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The Role of r2 in Regression Target Goal: I can use r2 to explain the variation of y that is explained by the LSRL. D4: 3.2b Hw: pg 191 – 43, 46, 48, 53, 63,

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**r : correlation coefficient r2 : the coefficient of determination**

If the line ŷ is a poor model, the value of r2 turns out to be: too small, closer to 0. If the line ŷ fit the data fairly well, the value of r2 turns out to be: larger, closer to 1.

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**What is the meaning of r2 in regression?**

Squares of the deviations about ŷ

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**Least-Squares Regression**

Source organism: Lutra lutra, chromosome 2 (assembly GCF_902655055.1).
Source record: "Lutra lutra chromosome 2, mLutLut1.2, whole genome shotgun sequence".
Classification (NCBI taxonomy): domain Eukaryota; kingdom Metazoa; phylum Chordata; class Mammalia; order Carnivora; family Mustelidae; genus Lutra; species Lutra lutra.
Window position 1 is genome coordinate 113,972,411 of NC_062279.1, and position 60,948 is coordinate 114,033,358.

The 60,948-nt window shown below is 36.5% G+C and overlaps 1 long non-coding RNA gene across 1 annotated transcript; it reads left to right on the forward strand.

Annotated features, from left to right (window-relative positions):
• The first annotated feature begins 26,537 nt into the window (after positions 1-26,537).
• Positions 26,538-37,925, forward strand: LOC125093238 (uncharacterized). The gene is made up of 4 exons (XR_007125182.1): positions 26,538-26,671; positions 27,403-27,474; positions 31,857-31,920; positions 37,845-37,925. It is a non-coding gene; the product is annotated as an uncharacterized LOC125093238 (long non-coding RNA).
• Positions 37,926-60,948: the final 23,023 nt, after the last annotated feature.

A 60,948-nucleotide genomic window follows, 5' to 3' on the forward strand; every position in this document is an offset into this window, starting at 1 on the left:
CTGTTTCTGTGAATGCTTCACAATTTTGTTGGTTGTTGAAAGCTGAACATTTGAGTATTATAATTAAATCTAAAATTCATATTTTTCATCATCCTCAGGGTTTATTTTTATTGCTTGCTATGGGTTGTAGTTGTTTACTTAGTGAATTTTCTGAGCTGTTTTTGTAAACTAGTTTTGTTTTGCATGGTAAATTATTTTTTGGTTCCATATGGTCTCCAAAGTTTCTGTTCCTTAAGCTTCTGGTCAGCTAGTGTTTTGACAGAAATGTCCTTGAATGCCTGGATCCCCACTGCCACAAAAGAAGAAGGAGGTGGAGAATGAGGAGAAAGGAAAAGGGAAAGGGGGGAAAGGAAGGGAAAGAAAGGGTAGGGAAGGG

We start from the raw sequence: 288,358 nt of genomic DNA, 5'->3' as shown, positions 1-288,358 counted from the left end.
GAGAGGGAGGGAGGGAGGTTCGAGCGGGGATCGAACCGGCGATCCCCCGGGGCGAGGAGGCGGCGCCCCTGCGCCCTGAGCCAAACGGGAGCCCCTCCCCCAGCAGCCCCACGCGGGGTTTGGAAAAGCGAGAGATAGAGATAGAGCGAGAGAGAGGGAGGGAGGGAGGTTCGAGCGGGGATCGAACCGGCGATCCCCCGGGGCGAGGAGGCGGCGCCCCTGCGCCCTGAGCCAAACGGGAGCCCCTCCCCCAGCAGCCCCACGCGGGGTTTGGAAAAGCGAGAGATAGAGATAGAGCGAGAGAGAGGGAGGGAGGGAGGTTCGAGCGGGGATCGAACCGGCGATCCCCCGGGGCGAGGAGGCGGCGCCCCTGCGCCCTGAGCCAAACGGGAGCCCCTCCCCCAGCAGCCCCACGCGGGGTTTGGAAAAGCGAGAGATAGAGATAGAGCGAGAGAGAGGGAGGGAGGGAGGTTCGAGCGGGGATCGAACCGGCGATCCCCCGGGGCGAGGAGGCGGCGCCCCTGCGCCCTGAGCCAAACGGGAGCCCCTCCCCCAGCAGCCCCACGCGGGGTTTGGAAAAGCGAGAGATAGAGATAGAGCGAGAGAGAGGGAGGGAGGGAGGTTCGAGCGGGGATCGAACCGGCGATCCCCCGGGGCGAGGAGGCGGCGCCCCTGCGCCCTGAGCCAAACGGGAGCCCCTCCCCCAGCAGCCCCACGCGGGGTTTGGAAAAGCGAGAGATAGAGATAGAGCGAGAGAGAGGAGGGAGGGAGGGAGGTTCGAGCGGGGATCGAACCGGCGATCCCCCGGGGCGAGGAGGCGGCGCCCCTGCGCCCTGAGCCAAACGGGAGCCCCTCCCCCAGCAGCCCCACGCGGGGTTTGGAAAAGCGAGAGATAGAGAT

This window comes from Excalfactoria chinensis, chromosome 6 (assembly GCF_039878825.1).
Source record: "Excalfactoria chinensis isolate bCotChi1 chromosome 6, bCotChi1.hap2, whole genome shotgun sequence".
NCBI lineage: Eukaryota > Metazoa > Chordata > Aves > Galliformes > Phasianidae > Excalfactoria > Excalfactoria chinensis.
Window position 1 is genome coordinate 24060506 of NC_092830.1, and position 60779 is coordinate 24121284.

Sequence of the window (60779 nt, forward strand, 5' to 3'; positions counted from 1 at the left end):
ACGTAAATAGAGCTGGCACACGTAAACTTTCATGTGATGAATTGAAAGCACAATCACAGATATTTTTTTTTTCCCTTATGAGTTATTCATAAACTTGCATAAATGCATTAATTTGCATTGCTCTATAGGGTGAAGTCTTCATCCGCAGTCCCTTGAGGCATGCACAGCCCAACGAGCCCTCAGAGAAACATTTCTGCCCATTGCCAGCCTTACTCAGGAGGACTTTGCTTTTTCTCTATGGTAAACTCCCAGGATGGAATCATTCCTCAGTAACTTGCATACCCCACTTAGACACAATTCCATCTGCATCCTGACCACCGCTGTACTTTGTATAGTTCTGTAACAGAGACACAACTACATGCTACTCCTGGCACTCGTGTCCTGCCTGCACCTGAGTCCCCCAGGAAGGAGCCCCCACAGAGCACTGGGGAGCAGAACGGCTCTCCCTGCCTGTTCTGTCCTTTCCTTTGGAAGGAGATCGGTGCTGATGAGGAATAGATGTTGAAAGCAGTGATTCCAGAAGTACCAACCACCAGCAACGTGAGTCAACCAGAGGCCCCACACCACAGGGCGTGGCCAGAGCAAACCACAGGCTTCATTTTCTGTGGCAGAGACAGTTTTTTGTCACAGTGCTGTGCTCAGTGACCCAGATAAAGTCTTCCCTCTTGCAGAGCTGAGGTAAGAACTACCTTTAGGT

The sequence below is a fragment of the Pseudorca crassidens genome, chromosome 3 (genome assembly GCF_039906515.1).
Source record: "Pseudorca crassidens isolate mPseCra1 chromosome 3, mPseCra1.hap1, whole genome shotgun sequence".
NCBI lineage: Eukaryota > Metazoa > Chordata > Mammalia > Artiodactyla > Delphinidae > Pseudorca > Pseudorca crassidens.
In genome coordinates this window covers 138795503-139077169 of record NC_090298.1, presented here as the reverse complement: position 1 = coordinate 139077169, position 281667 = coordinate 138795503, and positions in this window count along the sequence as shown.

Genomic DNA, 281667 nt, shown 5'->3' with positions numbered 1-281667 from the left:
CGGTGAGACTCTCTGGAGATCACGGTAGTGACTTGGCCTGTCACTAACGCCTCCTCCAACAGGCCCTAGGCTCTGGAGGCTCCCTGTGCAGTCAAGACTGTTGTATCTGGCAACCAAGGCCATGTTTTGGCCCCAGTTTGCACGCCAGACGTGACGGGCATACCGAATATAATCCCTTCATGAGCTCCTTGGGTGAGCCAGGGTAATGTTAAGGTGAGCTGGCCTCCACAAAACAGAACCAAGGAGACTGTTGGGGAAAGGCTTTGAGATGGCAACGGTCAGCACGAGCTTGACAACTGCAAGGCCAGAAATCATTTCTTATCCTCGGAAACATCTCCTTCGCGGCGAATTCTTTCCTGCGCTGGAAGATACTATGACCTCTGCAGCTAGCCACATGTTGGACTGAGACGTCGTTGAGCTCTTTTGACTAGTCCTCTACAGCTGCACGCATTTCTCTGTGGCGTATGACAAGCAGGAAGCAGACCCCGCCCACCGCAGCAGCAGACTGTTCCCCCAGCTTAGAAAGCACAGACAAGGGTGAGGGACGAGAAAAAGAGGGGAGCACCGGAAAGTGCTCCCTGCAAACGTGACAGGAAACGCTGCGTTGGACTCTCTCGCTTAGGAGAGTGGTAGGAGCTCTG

The Role of r2 in Regression The standard deviation of the residuals gives us a numerical estimate of the average size of our prediction errors. There is another numerical quantity that tells us how well the least-squares regression line predicts values of the response y. Least-Squares Regression Definition: The coefficient of determination r2 is the fraction of the variation in the values of y that is accounted for by the least-squares regression line of y on x. We can calculate r2 using the following formula: where and

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**Formula for r2 made up of these parts**

SST: total sum of squares about the mean y bar. SST = ∑(y – y bar)2 SSE: sum of the squares for error. SSE = ∑(y – ŷ)2 r2: coefficient of determination. r2 = SST – SSE SST

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Ex: Large r2 If , then the deviations and thus the ; in fact, if all of the points fell exactly on the regression line, SSE would be 0. r2 = SST – SSE SST x is a good predictor of y SSE would be small